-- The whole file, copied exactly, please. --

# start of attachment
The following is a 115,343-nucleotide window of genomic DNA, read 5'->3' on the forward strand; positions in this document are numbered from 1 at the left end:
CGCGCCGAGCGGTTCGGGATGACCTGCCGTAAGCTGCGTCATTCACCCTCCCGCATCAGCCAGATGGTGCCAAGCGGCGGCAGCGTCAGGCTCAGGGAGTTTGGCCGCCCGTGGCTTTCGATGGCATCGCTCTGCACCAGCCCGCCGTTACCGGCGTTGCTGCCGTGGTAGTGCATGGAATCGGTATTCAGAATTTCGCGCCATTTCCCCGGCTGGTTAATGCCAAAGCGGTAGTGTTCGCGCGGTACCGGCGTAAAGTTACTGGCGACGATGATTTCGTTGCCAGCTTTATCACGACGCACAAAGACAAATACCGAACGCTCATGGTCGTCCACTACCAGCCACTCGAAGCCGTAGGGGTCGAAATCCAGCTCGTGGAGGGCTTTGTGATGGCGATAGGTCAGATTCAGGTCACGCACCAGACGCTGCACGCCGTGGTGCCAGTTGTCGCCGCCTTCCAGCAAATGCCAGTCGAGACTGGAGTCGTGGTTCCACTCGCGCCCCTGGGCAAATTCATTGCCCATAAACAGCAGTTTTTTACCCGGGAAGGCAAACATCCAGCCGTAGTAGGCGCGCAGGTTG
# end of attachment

The following is a 115,343-nucleotide window of genomic DNA, read 5'->3' on the forward strand; positions in this document are numbered from 1 at the left end:
CGCGCCGAGCGGTTCGGGATGACCTGCCGTAAGCTGCGTCATTCACCCTCCCGCATCAGCCAGATGGTGCCAAGCGGCGGCAGCGTCAGGCTCAGGGAGTTTGGCCGCCCGTGGCTTTCGATGGCATCGCTCTGCACCAGCCCGCCGTTACCGGCGTTGCTGCCGTGGTAGTGCATGGAATCGGTATTCAGAATTTCGCGCCATTTCCCCGGCTGGTTAATGCCAAAGCGGTAGTGTTCGCGCGGTACCGGCGTAAAGTTACTGGCGACGATGATTTCGTTGCCAGCTTTATCACGACGCACAAAGACAAATACCGAACGCTCATGGTCGTCCACTACCAGCCACTCGAAGCCGTAGGGGTCGAAATCCAGCTCGTGGAGGGCTTTGTGATGGCGATAGGTCAGATTCAGGTCACGCACCAGACGCTGCACGCCGTGGTGCCAGTTGTCGCCGCCTTCCAGCAAATGCCAGTCGAGACTGGAGTCGTGGTTCCACTCGCGCCCCTGGGCAAATTCATTGCCCATAAACAGCAGTTTTTTACCCGGGAAGGCAAACATCCAGCCGTAGTAGGCGCGCAGGTTG